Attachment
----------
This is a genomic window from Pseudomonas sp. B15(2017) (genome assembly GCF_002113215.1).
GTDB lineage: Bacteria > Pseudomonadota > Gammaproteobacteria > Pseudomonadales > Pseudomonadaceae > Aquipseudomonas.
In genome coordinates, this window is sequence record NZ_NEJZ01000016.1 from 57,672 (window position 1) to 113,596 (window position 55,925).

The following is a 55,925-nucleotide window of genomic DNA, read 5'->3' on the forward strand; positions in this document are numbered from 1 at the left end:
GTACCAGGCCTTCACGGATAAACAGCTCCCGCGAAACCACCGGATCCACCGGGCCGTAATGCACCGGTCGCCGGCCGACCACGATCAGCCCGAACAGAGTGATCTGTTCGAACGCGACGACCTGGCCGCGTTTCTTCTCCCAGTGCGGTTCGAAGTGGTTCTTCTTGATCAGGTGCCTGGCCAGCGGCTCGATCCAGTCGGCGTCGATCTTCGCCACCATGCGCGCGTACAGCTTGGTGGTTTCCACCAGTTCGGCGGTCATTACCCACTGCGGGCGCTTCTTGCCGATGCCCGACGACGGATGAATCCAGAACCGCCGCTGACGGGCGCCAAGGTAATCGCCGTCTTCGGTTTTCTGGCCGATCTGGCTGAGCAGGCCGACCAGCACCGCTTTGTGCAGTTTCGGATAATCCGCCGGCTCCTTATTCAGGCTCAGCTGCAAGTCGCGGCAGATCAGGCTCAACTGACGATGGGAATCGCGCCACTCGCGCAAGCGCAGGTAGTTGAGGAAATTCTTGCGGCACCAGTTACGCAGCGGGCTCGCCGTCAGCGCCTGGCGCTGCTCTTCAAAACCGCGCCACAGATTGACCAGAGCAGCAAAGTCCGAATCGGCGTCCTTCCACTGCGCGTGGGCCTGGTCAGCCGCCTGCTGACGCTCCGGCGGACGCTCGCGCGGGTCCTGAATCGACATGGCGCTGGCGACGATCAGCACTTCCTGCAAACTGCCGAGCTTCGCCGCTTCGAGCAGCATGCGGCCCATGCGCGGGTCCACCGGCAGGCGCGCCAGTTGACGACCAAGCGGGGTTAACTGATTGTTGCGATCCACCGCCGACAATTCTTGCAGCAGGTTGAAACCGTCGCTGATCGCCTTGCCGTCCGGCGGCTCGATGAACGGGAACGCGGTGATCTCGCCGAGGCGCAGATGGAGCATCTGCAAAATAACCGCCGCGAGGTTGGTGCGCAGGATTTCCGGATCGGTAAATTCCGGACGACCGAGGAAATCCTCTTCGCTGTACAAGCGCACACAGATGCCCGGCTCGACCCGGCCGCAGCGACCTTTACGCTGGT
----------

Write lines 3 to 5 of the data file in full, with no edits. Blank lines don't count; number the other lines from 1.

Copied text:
In genome coordinates, this window is sequence record NZ_NEJZ01000016.1 from 57,672 (window position 1) to 113,596 (window position 55,925).

The following is a 55,925-nucleotide window of genomic DNA, read 5'->3' on the forward strand; positions in this document are numbered from 1 at the left end:
GTACCAGGCCTTCACGGATAAACAGCTCCCGCGAAACCACCGGATCCACCGGGCCGTAATGCACCGGTCGCCGGCCGACCACGATCAGCCCGAACAGAGTGATCTGTTCGAACGCGACGACCTGGCCGCGTTTCTTCTCCCAGTGCGGTTCGAAGTGGTTCTTCTTGATCAGGTGCCTGGCCAGCGGCTCGATCCAGTCGGCGTCGATCTTCGCCACCATGCGCGCGTACAGCTTGGTGGTTTCCACCAGTTCGGCGGTCATTACCCACTGCGGGCGCTTCTTGCCGATGCCCGACGACGGATGAATCCAGAACCGCCGCTGACGGGCGCCAAGGTAATCGCCGTCTTCGGTTTTCTGGCCGATCTGGCTGAGCAGGCCGACCAGCACCGCTTTGTGCAGTTTCGGATAATCCGCCGGCTCCTTATTCAGGCTCAGCTGCAAGTCGCGGCAGATCAGGCTCAACTGACGATGGGAATCGCGCCACTCGCGCAAGCGCAGGTAGTTGAGGAAATTCTTGCGGCACCAGTTACGCAGCGGGCTCGCCGTCAGCGCCTGGCGCTGCTCTTCAAAACCGCGCCACAGATTGACCAGAGCAGCAAAGTCCGAATCGGCGTCCTTCCACTGCGCGTGGGCCTGGTCAGCCGCCTGCTGACGCTCCGGCGGACGCTCGCGCGGGTCCTGAATCGACATGGCGCTGGCGACGATCAGCACTTCCTGCAAACTGCCGAGCTTCGCCGCTTCGAGCAGCATGCGGCCCATGCGCGGGTCCACCGGCAGGCGCGCCAGTTGACGACCAAGCGGGGTTAACTGATTGTTGCGATCCACCGCCGACAATTCTTGCAGCAGGTTGAAACCGTCGCTGATCGCCTTGCCGTCCGGCGGCTCGATGAACGGGAACGCGGTGATCTCGCCGAGGCGCAGATGGAGCATCTGCAAAATAACCGCCGCGAGGTTGGTGCGCAGGATTTCCGGATCGGTAAATTCCGGACGACCGAGGAAATCCTCTTCGCTGTACAAGCGCACACAGATGCCCGGCTCGACCCGGCCGCAGCGACCTTTACGCTGGT